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Luke officials ground F-16s

July 3, 2003 (by Bota99) - A mechanical problem uncovered in the investigation of an F-16 crash last month near Gila Bend has forced the Air Force to ground an unspecified number of F-16s, including some used in Iraq, Afghanistan, South Korea and Bosnia.
The investigators found a fleet-wide engine-related problem and therefore the F-16s will be grounded until all aircraft with this type of engine have replacement parts installed, according to Luke commander, Col. Philip Breedlove.

Citing national security, he declined to say how many jets in all were grounded or what portion of the entire fleet they represented but sources said two-thirds of Luke Air Force Base's planes are currently grounded.

There are four engine types in the F-16s, and the mechanical problem is specific to one type. The Air Force said a preliminary analysis shows a potential for engine blade failure in those engines.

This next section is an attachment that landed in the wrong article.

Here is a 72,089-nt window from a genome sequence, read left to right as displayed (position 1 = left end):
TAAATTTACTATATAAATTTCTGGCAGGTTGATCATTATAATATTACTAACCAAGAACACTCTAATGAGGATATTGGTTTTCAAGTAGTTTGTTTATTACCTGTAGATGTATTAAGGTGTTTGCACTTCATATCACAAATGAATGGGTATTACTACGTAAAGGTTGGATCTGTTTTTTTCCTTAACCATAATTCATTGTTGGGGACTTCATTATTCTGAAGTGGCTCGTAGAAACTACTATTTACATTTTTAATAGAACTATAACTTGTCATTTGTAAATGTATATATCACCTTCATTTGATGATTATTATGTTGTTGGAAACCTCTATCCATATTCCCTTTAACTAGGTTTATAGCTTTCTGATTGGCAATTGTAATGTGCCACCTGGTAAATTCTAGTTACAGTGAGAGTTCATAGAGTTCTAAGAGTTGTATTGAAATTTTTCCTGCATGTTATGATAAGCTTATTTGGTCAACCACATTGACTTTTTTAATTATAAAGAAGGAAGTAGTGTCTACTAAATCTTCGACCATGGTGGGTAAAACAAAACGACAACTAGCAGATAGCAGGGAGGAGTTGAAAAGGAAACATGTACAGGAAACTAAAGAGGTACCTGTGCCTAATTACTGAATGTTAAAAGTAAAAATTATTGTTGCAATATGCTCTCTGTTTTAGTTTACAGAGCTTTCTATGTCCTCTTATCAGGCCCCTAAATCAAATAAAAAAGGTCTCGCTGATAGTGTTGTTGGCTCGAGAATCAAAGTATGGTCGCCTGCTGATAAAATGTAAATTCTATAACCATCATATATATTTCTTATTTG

Combat-ready F-16s affected by the problem will undergo repairs first.

Luke graduates about 800 pilots and 1,000 crew chiefs a year but the base is making sure that student pilots who need the flying time the most fly the remaining F-16 fighters. The grounded jets will be put back in service as they're repaired.

If mechanics work in two shifts, it takes about 10 days to tear down, inspect, repair, rebuild and re-inspect an F-16 engine. But mechanics will ultimately be limited by the availability of parts.

On June 10, Capt. David O'Malley, an instructor pilot flying out of Luke with the 310th Fighter Squadron, safely ejected when his F-16 crashed about 15 miles south of Gila Bend.

Breedlove said O'Malley was not to blame for the crash.

A second Luke F-16 crash three days later was not connected to the faulty engine part, he said.

Luke is no stranger to crashes due to mechanical parts. The last two crashes were the 13th and 14th crashes in the past 4 1/2 years.

Luke had a string of nine crashes within 20 months, which led to the base increasing inspections and retrofitting engines in the aging jet fighters. Those actions significantly reduced the number of crashes.